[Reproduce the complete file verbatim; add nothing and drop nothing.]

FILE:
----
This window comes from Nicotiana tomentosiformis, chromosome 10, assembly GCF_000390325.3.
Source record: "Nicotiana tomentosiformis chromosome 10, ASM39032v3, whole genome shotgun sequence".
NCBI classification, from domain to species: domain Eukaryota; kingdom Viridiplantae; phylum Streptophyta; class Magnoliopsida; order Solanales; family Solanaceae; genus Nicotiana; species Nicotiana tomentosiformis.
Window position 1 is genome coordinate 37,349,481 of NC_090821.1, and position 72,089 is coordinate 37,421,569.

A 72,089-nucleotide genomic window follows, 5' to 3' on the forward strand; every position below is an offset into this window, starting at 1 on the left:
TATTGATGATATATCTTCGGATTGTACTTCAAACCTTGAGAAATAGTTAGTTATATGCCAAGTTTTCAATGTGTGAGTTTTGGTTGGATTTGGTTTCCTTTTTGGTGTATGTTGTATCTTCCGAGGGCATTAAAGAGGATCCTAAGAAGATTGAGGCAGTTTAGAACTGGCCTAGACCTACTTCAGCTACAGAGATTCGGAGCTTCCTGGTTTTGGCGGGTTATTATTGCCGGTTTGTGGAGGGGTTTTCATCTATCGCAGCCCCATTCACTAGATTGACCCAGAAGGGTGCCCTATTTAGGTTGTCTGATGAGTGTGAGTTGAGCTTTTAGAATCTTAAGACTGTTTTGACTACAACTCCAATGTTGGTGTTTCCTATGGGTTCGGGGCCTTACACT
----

This window comes from Nicotiana tomentosiformis, chromosome 10, assembly GCF_000390325.3.
Source record: "Nicotiana tomentosiformis chromosome 10, ASM39032v3, whole genome shotgun sequence".
NCBI classification, from domain to species: domain Eukaryota; kingdom Viridiplantae; phylum Streptophyta; class Magnoliopsida; order Solanales; family Solanaceae; genus Nicotiana; species Nicotiana tomentosiformis.
Window position 1 is genome coordinate 37,349,481 of NC_090821.1, and position 72,089 is coordinate 37,421,569.

A 72,089-nucleotide genomic window follows, 5' to 3' on the forward strand; every position below is an offset into this window, starting at 1 on the left:
TATTGATGATATATCTTCGGATTGTACTTCAAACCTTGAGAAATAGTTAGTTATATGCCAAGTTTTCAATGTGTGAGTTTTGGTTGGATTTGGTTTCCTTTTTGGTGTATGTTGTATCTTCCGAGGGCATTAAAGAGGATCCTAAGAAGATTGAGGCAGTTTAGAACTGGCCTAGACCTACTTCAGCTACAGAGATTCGGAGCTTCCTGGTTTTGGCGGGTTATTATTGCCGGTTTGTGGAGGGGTTTTCATCTATCGCAGCCCCATTCACTAGATTGACCCAGAAGGGTGCCCTATTTAGGTTGTCTGATGAGTGTGAGTTGAGCTTTTAGAATCTTAAGACTGTTTTGACTACAACTCCAATGTTGGTGTTTCCTATGGGTTCGGGGCCTTACACT